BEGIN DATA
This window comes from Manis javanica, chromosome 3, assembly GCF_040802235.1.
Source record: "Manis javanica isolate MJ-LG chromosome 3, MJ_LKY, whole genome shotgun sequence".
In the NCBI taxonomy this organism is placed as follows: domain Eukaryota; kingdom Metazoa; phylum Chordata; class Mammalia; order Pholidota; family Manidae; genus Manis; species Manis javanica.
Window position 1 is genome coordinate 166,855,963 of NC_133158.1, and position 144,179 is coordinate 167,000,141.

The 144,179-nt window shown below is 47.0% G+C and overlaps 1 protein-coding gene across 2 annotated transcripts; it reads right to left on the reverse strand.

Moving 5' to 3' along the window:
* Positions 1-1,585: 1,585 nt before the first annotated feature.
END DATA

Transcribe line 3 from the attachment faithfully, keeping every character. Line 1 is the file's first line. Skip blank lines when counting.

In the NCBI taxonomy this organism is placed as follows: domain Eukaryota; kingdom Metazoa; phylum Chordata; class Mammalia; order Pholidota; family Manidae; genus Manis; species Manis javanica.